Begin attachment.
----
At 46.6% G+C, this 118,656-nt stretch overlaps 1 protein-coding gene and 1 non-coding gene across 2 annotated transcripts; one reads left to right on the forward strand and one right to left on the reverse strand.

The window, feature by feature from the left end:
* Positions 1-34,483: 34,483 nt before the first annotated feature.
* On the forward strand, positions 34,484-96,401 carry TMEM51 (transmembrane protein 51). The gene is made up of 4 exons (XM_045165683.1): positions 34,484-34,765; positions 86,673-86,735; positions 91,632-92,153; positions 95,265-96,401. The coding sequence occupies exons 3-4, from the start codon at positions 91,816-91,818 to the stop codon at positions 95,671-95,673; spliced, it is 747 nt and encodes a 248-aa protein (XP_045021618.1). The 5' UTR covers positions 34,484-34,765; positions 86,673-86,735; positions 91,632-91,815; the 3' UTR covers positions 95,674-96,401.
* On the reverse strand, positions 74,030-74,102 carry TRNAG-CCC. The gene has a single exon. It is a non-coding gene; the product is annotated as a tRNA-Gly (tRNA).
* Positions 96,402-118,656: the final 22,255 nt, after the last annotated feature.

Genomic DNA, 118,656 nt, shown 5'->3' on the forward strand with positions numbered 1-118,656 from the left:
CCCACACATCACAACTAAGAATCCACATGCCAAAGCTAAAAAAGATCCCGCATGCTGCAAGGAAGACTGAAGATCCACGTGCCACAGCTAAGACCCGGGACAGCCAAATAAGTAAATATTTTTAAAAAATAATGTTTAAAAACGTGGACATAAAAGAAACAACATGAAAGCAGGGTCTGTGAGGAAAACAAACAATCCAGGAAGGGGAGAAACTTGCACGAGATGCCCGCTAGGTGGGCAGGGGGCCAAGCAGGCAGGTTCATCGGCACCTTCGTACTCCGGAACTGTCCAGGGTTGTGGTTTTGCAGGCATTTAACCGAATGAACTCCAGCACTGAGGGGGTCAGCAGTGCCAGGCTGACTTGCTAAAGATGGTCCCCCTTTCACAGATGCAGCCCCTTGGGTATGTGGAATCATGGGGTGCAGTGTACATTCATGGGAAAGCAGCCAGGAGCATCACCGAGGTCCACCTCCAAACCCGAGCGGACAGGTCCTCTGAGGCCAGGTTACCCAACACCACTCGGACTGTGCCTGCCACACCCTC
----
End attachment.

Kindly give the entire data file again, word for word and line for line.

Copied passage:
At 46.6% G+C, this 118,656-nt stretch overlaps 1 protein-coding gene and 1 non-coding gene across 2 annotated transcripts; one reads left to right on the forward strand and one right to left on the reverse strand.

The window, feature by feature from the left end:
* Positions 1-34,483: 34,483 nt before the first annotated feature.
* On the forward strand, positions 34,484-96,401 carry TMEM51 (transmembrane protein 51). The gene is made up of 4 exons (XM_045165683.1): positions 34,484-34,765; positions 86,673-86,735; positions 91,632-92,153; positions 95,265-96,401. The coding sequence occupies exons 3-4, from the start codon at positions 91,816-91,818 to the stop codon at positions 95,671-95,673; spliced, it is 747 nt and encodes a 248-aa protein (XP_045021618.1). The 5' UTR covers positions 34,484-34,765; positions 86,673-86,735; positions 91,632-91,815; the 3' UTR covers positions 95,674-96,401.
* On the reverse strand, positions 74,030-74,102 carry TRNAG-CCC. The gene has a single exon. It is a non-coding gene; the product is annotated as a tRNA-Gly (tRNA).
* Positions 96,402-118,656: the final 22,255 nt, after the last annotated feature.

Genomic DNA, 118,656 nt, shown 5'->3' on the forward strand with positions numbered 1-118,656 from the left:
CCCACACATCACAACTAAGAATCCACATGCCAAAGCTAAAAAAGATCCCGCATGCTGCAAGGAAGACTGAAGATCCACGTGCCACAGCTAAGACCCGGGACAGCCAAATAAGTAAATATTTTTAAAAAATAATGTTTAAAAACGTGGACATAAAAGAAACAACATGAAAGCAGGGTCTGTGAGGAAAACAAACAATCCAGGAAGGGGAGAAACTTGCACGAGATGCCCGCTAGGTGGGCAGGGGGCCAAGCAGGCAGGTTCATCGGCACCTTCGTACTCCGGAACTGTCCAGGGTTGTGGTTTTGCAGGCATTTAACCGAATGAACTCCAGCACTGAGGGGGTCAGCAGTGCCAGGCTGACTTGCTAAAGATGGTCCCCCTTTCACAGATGCAGCCCCTTGGGTATGTGGAATCATGGGGTGCAGTGTACATTCATGGGAAAGCAGCCAGGAGCATCACCGAGGTCCACCTCCAAACCCGAGCGGACAGGTCCTCTGAGGCCAGGTTACCCAACACCACTCGGACTGTGCCTGCCACACCCTC